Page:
The third group of people “involved” in emerging exchange practices is the group of the inevitable leg-pullers. It would be unrealistic to overlook their presence and often effort: they affect new efforts. Whether they’re driven by dogma or disdain, they can make the youngsters afraid, the outsiders ashamed, the active discouraged, and the ambitious doubt themselves. I could go on to list their awesome qualities—but let’s save space and time by just noting that they exist and should be actively ignored.
Let us now consider other alternatives and possibilities of educational exchange that could be adopted or developed. In place of the old and often empty MOU visits, universities and colleges could organize “immersion” programs where visitors arrange to stay at least a week at an overseas institution to observe people in action, to learn from personal interactions, and to reflect and plan what to bring and implement at home. The time for such immersion could be added either by asking host universities if they could arrange accommodation and guidance. If not, there may be expatriates in town who can host the visitors. And, of course, if the visitors are serious, they can add or allocate some resource to extend their visit and enrich the exchange.
Similarly, when inviting experts, our institutions could arrange “guided” consultancy rather than asking the guest to deliver their ideas without understanding the context. One may ask: what would a Nepali host need to teach a Japanese expert on mindful teaching or an American scholar on student-centered assessment methods? Simply, the experts can far better change the minds and habits of local teachers if the visitors know the size of our classrooms, the nature of our curriculum, and whether and how much course credit is in the hands of our teachers.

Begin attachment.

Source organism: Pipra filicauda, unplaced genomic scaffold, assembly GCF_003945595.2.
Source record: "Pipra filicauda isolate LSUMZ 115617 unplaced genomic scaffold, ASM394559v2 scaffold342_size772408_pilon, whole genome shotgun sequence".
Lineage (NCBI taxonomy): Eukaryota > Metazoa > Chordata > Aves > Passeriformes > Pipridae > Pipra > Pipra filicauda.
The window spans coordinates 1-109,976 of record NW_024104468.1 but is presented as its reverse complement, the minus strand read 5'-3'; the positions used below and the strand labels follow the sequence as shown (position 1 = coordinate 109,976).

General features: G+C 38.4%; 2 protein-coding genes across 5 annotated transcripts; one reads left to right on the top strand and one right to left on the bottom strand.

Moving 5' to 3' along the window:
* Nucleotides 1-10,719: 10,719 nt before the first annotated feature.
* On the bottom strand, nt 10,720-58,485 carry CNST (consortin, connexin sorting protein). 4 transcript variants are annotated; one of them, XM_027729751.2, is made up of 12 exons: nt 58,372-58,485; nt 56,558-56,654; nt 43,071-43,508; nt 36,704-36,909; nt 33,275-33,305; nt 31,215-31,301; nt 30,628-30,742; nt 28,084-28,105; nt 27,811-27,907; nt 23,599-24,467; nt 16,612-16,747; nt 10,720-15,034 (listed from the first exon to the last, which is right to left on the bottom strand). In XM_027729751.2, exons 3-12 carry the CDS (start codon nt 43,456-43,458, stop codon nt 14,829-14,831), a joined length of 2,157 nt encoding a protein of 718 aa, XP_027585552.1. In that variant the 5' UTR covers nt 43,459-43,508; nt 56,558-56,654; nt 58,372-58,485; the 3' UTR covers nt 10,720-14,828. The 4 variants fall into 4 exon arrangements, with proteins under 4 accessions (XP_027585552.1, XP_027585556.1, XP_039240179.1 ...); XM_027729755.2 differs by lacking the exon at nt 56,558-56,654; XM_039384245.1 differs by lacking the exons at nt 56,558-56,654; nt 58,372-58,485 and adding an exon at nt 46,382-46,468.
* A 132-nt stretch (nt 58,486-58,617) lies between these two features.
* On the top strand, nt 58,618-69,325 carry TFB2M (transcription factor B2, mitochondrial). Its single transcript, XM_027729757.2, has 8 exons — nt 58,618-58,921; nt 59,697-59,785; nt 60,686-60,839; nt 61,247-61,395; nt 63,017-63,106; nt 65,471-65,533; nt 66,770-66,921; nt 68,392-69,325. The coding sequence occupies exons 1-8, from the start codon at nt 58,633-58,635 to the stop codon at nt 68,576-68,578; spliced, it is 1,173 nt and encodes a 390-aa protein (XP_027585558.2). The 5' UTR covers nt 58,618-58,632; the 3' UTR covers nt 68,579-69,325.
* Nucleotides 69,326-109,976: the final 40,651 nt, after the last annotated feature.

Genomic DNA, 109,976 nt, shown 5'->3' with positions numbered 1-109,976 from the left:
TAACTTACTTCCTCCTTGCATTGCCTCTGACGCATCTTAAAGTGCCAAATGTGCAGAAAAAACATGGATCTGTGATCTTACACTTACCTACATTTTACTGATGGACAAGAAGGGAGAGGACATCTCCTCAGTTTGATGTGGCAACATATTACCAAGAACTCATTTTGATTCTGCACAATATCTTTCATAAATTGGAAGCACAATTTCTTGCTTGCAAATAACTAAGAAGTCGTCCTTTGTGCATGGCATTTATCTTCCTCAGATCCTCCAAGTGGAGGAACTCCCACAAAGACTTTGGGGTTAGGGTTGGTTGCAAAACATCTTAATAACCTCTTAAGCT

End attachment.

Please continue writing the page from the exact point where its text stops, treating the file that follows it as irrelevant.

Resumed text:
Another approach—or, rather, a mindset—is to not expect exchange and collaboration to be everlasting. Especially with virtual collaboration, the perfect need not be enemy of the good. Exchange projects should have short duration and realistic goals, generate resources for future use, and hand over initiatives to new groups. People want to learn and leave.
Class-to-class exchange—which are quite common but not very visible—could be adopted or supported by institutions. Teachers need some training, or connection to experienced colleagues, and some help with logistics.
Sending students abroad in exchange programs is an established method but it has become increasingly challenging due to increased marketization of international education in most countries. Scholarship for foreign students could be an alternative, and I wrote about it here when a regional university introduced the idea, but the project fizzled out for lack of seriousness.
I have seen more success at institutions that instead built relationship with individual scholars or groups of advocates from other countries. One such project, based in Sweden, has lasted nearly two decades and has helped hundreds of students complete secondary education. Sponsorship for college students is less common, perhaps because higher education is seen as a privilege. The exchange of students and their experience should be a priority in educational exchange.
International education used to be an exclusive domain of the elite. Then thousands of Nepali students started studying abroad. Nepal in 2014 ranked 12th in terms of the number of its students studying in the United States, a stunning fact for a country Nepal’s size. Strong arguments and emotions are associated with leaving home—especially when scholars don’t return—but education has always made people more mobile, and we might as well make the best out of mobility.
It is time for scholars and institutions to embrace the good strategies of internationalization and international exchange of education—and to stop unproductive old habits, as well as expose corrupt practices where they occur.
The author is an assistant professor of Writing and Rhetoric at Stony Brook University (State University of New York) email@example.com